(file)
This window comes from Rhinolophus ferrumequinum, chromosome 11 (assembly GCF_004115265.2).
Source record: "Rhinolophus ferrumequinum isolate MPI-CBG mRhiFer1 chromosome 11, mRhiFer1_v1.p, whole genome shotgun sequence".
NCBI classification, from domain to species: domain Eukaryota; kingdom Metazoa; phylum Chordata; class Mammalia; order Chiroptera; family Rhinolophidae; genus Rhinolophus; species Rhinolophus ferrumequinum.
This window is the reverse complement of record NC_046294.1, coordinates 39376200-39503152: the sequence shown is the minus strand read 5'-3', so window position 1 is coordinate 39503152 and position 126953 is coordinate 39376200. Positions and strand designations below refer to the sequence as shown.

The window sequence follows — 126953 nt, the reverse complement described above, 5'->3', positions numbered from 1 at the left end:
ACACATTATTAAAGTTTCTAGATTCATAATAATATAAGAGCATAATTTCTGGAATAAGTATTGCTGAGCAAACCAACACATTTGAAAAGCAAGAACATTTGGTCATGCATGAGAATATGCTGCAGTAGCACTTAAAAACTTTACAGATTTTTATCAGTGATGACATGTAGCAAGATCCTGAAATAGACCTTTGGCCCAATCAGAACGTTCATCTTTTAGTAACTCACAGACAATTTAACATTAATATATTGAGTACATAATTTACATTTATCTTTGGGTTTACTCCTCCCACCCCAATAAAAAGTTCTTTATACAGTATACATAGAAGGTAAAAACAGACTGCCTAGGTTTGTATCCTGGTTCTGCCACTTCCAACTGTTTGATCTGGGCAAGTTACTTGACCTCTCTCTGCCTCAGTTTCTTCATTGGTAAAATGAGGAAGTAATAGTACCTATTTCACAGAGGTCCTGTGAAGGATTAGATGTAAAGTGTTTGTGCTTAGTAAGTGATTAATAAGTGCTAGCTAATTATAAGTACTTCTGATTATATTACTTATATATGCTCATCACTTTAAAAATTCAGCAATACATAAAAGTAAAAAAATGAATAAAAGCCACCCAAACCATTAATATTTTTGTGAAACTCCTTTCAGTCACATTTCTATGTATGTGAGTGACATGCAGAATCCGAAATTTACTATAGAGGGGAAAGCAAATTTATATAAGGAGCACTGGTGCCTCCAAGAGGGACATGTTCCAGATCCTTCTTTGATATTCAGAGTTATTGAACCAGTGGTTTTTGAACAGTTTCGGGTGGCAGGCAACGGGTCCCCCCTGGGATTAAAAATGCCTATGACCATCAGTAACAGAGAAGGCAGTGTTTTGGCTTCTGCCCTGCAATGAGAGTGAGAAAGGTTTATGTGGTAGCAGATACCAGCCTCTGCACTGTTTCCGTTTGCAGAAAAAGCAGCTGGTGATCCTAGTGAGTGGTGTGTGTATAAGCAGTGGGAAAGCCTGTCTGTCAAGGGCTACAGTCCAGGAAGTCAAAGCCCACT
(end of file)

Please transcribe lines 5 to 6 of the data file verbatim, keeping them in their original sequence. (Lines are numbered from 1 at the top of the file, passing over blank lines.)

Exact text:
The window sequence follows — 126953 nt, the reverse complement described above, 5'->3', positions numbered from 1 at the left end:
ACACATTATTAAAGTTTCTAGATTCATAATAATATAAGAGCATAATTTCTGGAATAAGTATTGCTGAGCAAACCAACACATTTGAAAAGCAAGAACATTTGGTCATGCATGAGAATATGCTGCAGTAGCACTTAAAAACTTTACAGATTTTTATCAGTGATGACATGTAGCAAGATCCTGAAATAGACCTTTGGCCCAATCAGAACGTTCATCTTTTAGTAACTCACAGACAATTTAACATTAATATATTGAGTACATAATTTACATTTATCTTTGGGTTTACTCCTCCCACCCCAATAAAAAGTTCTTTATACAGTATACATAGAAGGTAAAAACAGACTGCCTAGGTTTGTATCCTGGTTCTGCCACTTCCAACTGTTTGATCTGGGCAAGTTACTTGACCTCTCTCTGCCTCAGTTTCTTCATTGGTAAAATGAGGAAGTAATAGTACCTATTTCACAGAGGTCCTGTGAAGGATTAGATGTAAAGTGTTTGTGCTTAGTAAGTGATTAATAAGTGCTAGCTAATTATAAGTACTTCTGATTATATTACTTATATATGCTCATCACTTTAAAAATTCAGCAATACATAAAAGTAAAAAAATGAATAAAAGCCACCCAAACCATTAATATTTTTGTGAAACTCCTTTCAGTCACATTTCTATGTATGTGAGTGACATGCAGAATCCGAAATTTACTATAGAGGGGAAAGCAAATTTATATAAGGAGCACTGGTGCCTCCAAGAGGGACATGTTCCAGATCCTTCTTTGATATTCAGAGTTATTGAACCAGTGGTTTTTGAACAGTTTCGGGTGGCAGGCAACGGGTCCCCCCTGGGATTAAAAATGCCTATGACCATCAGTAACAGAGAAGGCAGTGTTTTGGCTTCTGCCCTGCAATGAGAGTGAGAAAGGTTTATGTGGTAGCAGATACCAGCCTCTGCACTGTTTCCGTTTGCAGAAAAAGCAGCTGGTGATCCTAGTGAGTGGTGTGTGTATAAGCAGTGGGAAAGCCTGTCTGTCAAGGGCTACAGTCCAGGAAGTCAAAGCCCACT